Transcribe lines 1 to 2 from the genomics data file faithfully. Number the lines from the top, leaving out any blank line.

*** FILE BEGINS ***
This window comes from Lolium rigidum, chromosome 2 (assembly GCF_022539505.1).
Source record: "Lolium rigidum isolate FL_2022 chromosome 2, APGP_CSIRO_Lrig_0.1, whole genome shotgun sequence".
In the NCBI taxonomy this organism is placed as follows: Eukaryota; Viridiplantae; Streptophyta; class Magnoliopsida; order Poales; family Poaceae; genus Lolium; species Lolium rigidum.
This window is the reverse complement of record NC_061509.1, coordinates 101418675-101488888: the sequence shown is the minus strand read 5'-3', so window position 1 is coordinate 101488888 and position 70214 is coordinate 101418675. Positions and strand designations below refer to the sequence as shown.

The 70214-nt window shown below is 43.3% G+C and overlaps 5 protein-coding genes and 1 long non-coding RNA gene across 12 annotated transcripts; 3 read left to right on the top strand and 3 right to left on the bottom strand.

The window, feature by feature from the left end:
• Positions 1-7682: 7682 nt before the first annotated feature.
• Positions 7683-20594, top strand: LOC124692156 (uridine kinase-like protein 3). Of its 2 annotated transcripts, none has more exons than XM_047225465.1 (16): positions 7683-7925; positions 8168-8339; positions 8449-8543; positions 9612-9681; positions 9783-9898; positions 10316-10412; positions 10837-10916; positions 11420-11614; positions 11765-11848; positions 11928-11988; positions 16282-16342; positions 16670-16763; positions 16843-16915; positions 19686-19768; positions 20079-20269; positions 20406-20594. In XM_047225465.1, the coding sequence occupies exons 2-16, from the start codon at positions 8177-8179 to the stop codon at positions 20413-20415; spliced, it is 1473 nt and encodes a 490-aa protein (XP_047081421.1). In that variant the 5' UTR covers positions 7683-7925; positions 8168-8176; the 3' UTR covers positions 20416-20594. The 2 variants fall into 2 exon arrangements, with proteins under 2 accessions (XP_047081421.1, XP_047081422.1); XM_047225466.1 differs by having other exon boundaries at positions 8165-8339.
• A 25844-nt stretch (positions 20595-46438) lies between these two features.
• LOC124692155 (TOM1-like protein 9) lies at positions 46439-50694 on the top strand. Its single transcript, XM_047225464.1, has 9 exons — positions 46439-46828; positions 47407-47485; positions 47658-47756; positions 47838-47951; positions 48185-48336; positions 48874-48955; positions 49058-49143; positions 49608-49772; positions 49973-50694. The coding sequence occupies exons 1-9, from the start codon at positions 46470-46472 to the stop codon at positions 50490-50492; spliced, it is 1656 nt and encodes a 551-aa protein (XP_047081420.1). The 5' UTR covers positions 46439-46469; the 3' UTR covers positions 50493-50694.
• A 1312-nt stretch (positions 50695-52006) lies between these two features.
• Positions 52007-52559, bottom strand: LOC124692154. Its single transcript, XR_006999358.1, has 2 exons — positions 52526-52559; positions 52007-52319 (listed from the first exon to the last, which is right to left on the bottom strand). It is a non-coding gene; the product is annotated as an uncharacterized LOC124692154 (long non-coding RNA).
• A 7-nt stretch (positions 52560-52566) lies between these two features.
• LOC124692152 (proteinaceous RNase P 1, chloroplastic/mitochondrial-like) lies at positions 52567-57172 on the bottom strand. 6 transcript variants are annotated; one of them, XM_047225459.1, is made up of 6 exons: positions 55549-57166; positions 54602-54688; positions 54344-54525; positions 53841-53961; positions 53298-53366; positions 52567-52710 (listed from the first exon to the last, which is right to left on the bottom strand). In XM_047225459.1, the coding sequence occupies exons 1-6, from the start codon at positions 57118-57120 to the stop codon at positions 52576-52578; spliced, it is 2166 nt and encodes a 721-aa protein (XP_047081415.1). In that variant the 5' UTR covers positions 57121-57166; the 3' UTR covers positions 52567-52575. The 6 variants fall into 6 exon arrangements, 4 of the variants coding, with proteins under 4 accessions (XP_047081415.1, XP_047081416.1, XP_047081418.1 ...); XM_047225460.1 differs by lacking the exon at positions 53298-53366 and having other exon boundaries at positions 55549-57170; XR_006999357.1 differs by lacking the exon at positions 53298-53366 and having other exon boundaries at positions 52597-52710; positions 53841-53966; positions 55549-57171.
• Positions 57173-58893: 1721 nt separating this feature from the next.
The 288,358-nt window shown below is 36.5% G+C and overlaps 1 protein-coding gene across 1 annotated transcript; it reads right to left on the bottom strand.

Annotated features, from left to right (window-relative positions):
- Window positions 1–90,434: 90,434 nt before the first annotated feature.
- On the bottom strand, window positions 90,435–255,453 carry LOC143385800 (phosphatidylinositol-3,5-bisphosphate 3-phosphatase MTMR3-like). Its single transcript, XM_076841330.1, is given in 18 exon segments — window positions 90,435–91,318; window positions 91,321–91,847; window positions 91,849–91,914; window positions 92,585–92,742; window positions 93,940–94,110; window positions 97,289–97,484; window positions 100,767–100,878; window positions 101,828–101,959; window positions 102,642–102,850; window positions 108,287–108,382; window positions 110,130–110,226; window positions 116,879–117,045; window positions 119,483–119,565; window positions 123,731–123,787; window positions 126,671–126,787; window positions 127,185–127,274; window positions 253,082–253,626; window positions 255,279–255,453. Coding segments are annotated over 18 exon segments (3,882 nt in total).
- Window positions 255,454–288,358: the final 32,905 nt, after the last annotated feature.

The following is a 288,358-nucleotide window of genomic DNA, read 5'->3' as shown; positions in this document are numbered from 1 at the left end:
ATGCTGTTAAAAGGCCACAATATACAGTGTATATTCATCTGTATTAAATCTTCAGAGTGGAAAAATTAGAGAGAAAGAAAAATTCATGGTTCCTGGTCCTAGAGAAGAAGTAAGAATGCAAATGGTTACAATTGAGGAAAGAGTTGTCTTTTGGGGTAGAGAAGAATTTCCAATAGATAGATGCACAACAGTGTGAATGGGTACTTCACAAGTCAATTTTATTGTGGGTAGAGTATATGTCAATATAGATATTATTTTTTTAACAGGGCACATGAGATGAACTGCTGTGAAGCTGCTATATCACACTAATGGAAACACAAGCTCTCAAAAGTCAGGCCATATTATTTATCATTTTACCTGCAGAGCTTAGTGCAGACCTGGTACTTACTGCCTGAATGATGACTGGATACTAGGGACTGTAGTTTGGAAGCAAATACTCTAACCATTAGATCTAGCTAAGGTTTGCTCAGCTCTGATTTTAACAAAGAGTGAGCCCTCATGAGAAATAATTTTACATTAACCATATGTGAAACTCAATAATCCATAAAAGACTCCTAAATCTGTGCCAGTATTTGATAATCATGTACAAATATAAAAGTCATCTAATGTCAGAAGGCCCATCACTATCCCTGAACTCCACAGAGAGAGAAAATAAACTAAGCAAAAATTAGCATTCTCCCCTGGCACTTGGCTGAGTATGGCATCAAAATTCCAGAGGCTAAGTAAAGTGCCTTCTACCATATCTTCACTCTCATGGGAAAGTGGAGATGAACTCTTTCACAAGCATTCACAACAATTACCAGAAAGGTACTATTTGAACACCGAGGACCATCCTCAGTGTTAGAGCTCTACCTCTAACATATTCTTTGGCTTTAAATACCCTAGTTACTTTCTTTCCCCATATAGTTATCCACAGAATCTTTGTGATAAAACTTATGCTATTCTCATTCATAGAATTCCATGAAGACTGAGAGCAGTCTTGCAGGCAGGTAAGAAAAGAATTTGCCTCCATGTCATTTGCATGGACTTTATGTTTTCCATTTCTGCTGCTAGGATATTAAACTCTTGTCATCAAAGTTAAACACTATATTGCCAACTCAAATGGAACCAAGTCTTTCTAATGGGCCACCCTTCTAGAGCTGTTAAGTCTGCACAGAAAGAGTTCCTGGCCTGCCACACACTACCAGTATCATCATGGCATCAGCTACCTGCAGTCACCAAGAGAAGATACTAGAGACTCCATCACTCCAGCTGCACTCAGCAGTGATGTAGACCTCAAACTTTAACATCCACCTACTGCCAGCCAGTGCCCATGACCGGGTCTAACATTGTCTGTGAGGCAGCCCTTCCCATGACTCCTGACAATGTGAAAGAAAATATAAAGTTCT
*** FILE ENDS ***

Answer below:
This window comes from Lolium rigidum, chromosome 2 (assembly GCF_022539505.1).
Source record: "Lolium rigidum isolate FL_2022 chromosome 2, APGP_CSIRO_Lrig_0.1, whole genome shotgun sequence".